February 1, 2019 / 1:27 PM / 6 months ago

Friday Morning Briefing

Fed policy turn not good news for Trump as risks mount, U.S. suspends compliance with INF treaty and China’s oil majors tap new discoveries as they step up drilling. Catch up on the latest headlines.

Federal Reserve Chairman Jerome Powell holds a press conference following a two day Federal Open Market Committee policy meeting in Washington, U.S., January 30, 2019. REUTERS/Leah Millis


Fed move hints best days of Trumponomics may be over. The Federal Reserve’s policy twist on Wednesday might seem just what the White House ordered, with a hold put on what President Trump termed “loco” interest rate hikes, and an openness to ending the monthly runoff of up to $50 billion from the U.S. central bank’s balance sheet. But the story the Fed is telling about the economy should give the Trump administration pause.

The United States is suspending its compliance with the Intermediate-range Nuclear Forces Treaty with Russia on Saturday and will withdraw from the landmark 1987 arms control accord in six months if Moscow does not end its alleged violation of the pact, U.S. Secretary of State Mike Pompeo said.

“The cold air isn’t pushing off anywhere, it’s just sort of evaporating,” said Brian Hurley, a meteorologist with the National Weather Service’s Weather Prediction Center in College Park, Maryland. The polar vortex that locked the U.S. Midwest in sub-zero weather and led to the deaths of at least 21 people will give way to milder, snow-melting temperatures this weekend.

The U.S. Agency for International Development has ceased all assistance to Palestinians in the occupied West Bank and Gaza, a U.S. official said. The decision was linked to a Jan. 31 deadline set by new U.S. legislation under which foreign aid recipients would be more exposed to anti-terrorism lawsuits.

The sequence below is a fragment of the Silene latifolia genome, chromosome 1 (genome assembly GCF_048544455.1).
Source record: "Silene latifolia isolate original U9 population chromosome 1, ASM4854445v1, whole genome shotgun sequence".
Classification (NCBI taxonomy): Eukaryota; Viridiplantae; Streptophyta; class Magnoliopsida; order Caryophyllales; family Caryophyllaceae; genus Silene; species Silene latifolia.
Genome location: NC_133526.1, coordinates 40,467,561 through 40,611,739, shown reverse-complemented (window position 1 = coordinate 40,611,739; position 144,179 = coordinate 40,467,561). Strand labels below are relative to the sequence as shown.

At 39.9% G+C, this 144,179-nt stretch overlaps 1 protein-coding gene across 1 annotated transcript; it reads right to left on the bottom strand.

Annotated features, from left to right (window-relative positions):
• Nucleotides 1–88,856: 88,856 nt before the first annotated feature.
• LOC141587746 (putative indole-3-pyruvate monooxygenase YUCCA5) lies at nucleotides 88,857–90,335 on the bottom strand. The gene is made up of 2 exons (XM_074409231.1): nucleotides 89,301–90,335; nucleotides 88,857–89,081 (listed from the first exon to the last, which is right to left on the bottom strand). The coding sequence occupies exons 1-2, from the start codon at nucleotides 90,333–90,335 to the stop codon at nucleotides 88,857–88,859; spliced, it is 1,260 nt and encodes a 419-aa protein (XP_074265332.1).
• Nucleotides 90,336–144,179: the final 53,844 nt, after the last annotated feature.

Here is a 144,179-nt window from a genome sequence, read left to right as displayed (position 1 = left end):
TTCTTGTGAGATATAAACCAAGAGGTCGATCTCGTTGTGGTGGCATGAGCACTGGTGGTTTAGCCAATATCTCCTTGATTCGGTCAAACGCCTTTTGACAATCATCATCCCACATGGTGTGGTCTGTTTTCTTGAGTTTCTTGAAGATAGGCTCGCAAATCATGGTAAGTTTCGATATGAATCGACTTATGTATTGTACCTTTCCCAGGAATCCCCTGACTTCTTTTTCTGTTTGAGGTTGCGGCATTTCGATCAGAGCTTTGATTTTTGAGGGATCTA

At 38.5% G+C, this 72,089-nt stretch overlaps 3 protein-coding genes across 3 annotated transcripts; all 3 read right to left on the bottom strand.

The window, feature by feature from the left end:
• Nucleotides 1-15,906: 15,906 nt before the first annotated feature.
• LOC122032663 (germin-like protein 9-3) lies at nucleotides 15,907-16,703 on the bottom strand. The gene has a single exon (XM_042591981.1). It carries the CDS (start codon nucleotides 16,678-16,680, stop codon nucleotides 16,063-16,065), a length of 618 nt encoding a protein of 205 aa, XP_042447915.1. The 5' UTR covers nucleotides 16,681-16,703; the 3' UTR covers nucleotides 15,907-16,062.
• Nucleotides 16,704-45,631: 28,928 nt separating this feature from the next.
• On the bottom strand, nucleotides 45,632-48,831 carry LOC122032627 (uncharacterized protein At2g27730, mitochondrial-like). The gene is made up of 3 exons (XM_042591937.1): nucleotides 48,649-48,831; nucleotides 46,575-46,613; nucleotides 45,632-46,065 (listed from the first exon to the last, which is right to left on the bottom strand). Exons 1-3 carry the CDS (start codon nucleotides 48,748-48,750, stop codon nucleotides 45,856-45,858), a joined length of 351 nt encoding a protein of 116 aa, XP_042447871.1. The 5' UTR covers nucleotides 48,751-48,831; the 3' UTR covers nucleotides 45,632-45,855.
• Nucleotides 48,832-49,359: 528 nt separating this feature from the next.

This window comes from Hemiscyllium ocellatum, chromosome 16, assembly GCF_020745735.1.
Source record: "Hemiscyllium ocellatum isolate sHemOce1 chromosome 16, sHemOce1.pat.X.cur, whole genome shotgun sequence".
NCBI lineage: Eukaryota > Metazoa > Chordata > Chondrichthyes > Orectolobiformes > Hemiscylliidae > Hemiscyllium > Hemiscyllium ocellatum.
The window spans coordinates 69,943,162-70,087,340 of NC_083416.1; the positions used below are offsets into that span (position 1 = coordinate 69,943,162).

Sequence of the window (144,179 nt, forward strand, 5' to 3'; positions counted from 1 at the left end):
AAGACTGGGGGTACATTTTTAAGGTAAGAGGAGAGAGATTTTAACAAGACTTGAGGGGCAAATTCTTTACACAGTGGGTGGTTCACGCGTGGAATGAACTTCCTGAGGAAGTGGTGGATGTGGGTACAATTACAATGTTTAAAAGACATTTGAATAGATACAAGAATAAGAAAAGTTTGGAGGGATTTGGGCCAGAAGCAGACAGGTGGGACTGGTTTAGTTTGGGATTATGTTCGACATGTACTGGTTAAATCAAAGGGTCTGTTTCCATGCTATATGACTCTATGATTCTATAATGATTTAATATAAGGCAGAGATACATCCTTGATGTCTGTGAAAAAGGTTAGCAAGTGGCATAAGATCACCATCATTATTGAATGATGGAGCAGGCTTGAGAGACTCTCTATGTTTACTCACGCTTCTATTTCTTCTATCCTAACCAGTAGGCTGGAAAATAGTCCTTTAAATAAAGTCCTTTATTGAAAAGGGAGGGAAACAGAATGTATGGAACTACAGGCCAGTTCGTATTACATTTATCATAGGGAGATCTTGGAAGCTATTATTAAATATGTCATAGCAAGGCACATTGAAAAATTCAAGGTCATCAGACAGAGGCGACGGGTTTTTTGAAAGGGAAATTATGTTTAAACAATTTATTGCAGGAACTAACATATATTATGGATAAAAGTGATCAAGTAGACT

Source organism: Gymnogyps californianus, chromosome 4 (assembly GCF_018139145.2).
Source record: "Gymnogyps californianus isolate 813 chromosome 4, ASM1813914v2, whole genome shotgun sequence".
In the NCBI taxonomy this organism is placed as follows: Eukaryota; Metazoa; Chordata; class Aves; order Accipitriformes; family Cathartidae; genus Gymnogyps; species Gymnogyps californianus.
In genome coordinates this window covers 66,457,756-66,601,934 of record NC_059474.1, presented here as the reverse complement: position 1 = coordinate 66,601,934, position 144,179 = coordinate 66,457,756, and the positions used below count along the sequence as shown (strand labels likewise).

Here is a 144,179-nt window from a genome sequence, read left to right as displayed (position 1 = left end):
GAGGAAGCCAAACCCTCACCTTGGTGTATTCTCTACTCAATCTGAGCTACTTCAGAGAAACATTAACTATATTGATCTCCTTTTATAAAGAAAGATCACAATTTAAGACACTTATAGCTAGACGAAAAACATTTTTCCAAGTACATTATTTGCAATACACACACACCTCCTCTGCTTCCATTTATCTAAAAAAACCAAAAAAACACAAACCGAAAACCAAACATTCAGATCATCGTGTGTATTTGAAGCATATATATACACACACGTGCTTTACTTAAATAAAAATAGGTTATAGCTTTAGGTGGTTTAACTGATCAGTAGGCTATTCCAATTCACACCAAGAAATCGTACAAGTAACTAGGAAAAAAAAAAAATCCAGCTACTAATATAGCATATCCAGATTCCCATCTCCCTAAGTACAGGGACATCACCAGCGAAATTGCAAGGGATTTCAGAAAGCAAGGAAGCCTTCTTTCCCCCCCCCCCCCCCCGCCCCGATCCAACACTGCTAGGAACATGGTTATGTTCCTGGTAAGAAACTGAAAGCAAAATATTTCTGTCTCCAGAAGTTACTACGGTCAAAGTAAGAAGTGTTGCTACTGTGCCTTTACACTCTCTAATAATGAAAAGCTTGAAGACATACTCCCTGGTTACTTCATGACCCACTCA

For three decades, California has led the fight to control tailpipe pollution, with countless policies promoting cleaner gasoline, carpooling, public transportation and its signature strategy - the electric vehicle.

The bankruptcy of major California utility PG&E Corp as a result of over $30 billion in costs from California wildfires sparked by the state’s prolonged drought will likely prompt more companies to discuss how they will respond to the effects of climate change on their businesses.


Venezuelan opposition leader and self-proclaimed interim president Juan Guaido reacts next to his wife Fabiana Rosales and while carrying his daughter outside their home, after a meeting with supporters to present a government plan of the opposition in Caracas, Venezuela January 31, 2019. REUTERS/Andres Martinez Casares

Venezuela's opposition leader and and self-proclaimed interim president Juan Guaido argued that Russia and China’s interests would be best served by switching the side they back in Venezuela. Guaido told Reuters he had sent communications to both powers, which are Venezuela’s top foreign creditors and support Venezuelan President Nicolas Maduro in the U.N. Security Council, as global jostling intensified between countries that want Maduro in power and those trying to force him to resign.